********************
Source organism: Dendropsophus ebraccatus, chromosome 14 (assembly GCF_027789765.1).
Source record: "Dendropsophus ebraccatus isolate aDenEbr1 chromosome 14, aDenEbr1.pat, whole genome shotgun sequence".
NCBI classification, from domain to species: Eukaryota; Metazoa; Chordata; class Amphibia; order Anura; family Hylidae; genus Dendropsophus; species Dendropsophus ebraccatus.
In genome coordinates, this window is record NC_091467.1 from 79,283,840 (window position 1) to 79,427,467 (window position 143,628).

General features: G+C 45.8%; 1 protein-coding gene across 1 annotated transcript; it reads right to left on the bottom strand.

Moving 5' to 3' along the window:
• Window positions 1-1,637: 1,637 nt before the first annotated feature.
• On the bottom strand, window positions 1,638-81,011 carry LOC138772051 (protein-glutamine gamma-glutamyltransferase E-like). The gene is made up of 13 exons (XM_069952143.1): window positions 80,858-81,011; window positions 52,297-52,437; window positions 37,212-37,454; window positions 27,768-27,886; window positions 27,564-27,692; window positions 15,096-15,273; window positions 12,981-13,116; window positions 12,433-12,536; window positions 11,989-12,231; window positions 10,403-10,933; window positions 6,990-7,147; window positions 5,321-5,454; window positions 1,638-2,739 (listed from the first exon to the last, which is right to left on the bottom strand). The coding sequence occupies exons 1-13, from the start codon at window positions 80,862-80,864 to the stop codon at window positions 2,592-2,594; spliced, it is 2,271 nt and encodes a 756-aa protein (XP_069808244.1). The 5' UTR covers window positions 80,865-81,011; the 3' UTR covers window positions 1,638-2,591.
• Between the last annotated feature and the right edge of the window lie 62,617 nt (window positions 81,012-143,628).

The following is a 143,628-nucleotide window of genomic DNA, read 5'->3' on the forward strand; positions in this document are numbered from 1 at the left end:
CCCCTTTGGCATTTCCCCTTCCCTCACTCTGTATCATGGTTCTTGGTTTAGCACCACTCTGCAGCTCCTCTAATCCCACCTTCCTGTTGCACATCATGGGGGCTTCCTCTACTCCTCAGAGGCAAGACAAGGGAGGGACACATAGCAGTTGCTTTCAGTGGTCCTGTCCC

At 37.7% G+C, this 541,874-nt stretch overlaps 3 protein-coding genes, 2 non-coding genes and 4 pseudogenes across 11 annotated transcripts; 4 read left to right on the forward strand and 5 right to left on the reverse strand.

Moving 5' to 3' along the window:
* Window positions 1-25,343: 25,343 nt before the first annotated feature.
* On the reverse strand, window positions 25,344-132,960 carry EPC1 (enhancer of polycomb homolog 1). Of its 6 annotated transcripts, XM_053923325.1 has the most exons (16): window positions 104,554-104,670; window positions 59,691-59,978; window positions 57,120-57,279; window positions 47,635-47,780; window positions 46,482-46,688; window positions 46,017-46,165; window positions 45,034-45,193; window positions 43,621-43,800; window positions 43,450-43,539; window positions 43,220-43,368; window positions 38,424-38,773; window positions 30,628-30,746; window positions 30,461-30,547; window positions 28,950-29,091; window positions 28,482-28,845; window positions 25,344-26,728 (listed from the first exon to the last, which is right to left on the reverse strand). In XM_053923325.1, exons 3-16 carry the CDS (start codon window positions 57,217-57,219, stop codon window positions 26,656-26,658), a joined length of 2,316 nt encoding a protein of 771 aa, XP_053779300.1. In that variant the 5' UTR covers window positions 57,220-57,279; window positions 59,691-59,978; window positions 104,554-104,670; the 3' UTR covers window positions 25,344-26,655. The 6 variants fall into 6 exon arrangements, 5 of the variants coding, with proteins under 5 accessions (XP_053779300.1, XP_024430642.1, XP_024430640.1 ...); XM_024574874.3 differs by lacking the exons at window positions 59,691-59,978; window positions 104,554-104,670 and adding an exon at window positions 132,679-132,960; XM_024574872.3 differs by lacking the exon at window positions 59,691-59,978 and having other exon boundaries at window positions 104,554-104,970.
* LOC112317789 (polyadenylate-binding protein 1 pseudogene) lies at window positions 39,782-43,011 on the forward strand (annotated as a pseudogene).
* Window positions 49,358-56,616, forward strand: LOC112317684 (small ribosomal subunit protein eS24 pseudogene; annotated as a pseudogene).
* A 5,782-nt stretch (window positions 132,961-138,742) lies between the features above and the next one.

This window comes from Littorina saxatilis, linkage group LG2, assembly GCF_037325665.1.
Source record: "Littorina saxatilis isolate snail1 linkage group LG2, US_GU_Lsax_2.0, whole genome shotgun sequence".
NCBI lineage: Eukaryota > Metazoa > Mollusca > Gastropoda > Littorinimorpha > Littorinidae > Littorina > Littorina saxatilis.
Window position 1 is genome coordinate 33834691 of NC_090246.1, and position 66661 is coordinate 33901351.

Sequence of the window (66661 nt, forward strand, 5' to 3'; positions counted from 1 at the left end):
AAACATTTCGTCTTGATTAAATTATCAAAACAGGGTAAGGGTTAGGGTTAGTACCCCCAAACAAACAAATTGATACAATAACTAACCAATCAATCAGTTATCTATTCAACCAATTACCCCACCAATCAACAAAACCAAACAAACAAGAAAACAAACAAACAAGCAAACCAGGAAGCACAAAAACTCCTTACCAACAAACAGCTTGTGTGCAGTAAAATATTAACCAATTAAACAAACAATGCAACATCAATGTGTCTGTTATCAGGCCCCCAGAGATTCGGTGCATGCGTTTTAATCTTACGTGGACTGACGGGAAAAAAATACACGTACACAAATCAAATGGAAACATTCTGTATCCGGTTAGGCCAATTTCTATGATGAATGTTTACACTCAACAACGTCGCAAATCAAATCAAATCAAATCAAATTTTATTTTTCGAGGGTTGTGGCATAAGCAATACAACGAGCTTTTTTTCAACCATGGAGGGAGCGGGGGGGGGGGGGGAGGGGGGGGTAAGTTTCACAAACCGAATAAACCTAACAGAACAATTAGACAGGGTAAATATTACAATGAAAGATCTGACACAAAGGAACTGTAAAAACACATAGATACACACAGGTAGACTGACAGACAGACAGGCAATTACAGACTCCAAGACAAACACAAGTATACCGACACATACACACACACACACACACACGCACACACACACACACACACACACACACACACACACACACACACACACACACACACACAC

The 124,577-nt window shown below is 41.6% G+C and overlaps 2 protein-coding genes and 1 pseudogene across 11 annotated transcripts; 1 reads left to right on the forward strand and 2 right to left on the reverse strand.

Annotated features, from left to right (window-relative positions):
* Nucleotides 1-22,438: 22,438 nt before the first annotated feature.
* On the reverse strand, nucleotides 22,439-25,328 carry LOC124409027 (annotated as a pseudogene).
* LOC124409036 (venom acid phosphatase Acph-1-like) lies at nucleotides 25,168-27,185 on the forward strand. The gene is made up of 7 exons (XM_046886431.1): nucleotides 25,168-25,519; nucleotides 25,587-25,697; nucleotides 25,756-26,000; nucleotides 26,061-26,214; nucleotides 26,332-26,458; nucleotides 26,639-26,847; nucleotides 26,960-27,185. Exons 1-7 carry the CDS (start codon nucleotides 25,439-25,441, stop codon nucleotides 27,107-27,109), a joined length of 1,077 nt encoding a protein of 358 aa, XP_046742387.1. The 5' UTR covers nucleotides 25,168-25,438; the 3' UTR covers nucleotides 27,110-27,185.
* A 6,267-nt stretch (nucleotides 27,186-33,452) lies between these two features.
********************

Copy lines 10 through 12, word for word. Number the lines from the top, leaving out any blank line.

The following is a 143,628-nucleotide window of genomic DNA, read 5'->3' on the forward strand; positions in this document are numbered from 1 at the left end:
CCCCTTTGGCATTTCCCCTTCCCTCACTCTGTATCATGGTTCTTGGTTTAGCACCACTCTGCAGCTCCTCTAATCCCACCTTCCTGTTGCACATCATGGGGGCTTCCTCTACTCCTCAGAGGCAAGACAAGGGAGGGACACATAGCAGTTGCTTTCAGTGGTCCTGTCCC

At 37.7% G+C, this 541,874-nt stretch overlaps 3 protein-coding genes, 2 non-coding genes and 4 pseudogenes across 11 annotated transcripts; 4 read left to right on the forward strand and 5 right to left on the reverse strand.